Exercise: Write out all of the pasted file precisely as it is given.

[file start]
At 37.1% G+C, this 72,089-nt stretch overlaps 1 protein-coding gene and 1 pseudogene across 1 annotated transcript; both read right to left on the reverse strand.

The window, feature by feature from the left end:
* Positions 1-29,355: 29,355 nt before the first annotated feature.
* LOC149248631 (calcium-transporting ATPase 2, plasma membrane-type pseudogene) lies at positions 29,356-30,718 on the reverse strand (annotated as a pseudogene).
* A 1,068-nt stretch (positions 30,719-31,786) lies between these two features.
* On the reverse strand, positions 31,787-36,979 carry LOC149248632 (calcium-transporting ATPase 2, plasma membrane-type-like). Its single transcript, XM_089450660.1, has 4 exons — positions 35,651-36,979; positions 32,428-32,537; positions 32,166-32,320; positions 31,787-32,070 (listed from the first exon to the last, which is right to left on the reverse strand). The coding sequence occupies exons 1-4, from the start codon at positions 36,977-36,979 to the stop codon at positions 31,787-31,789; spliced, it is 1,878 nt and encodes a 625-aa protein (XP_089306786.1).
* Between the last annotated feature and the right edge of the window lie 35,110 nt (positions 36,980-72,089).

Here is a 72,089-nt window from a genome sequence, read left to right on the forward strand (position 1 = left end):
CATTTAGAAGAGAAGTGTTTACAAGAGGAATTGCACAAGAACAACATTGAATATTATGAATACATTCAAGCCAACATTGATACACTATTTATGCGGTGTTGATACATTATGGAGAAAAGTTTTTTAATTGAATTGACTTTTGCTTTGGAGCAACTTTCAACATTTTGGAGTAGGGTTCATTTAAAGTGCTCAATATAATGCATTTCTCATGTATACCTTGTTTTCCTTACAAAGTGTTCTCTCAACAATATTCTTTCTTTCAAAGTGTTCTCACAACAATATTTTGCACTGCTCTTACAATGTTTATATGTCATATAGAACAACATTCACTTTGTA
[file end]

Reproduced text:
At 37.1% G+C, this 72,089-nt stretch overlaps 1 protein-coding gene and 1 pseudogene across 1 annotated transcript; both read right to left on the reverse strand.

The window, feature by feature from the left end:
* Positions 1-29,355: 29,355 nt before the first annotated feature.
* LOC149248631 (calcium-transporting ATPase 2, plasma membrane-type pseudogene) lies at positions 29,356-30,718 on the reverse strand (annotated as a pseudogene).
* A 1,068-nt stretch (positions 30,719-31,786) lies between these two features.
* On the reverse strand, positions 31,787-36,979 carry LOC149248632 (calcium-transporting ATPase 2, plasma membrane-type-like). Its single transcript, XM_089450660.1, has 4 exons — positions 35,651-36,979; positions 32,428-32,537; positions 32,166-32,320; positions 31,787-32,070 (listed from the first exon to the last, which is right to left on the reverse strand). The coding sequence occupies exons 1-4, from the start codon at positions 36,977-36,979 to the stop codon at positions 31,787-31,789; spliced, it is 1,878 nt and encodes a 625-aa protein (XP_089306786.1).
* Between the last annotated feature and the right edge of the window lie 35,110 nt (positions 36,980-72,089).

Here is a 72,089-nt window from a genome sequence, read left to right on the forward strand (position 1 = left end):
CATTTAGAAGAGAAGTGTTTACAAGAGGAATTGCACAAGAACAACATTGAATATTATGAATACATTCAAGCCAACATTGATACACTATTTATGCGGTGTTGATACATTATGGAGAAAAGTTTTTTAATTGAATTGACTTTTGCTTTGGAGCAACTTTCAACATTTTGGAGTAGGGTTCATTTAAAGTGCTCAATATAATGCATTTCTCATGTATACCTTGTTTTCCTTACAAAGTGTTCTCTCAACAATATTCTTTCTTTCAAAGTGTTCTCACAACAATATTTTGCACTGCTCTTACAATGTTTATATGTCATATAGAACAACATTCACTTTGTA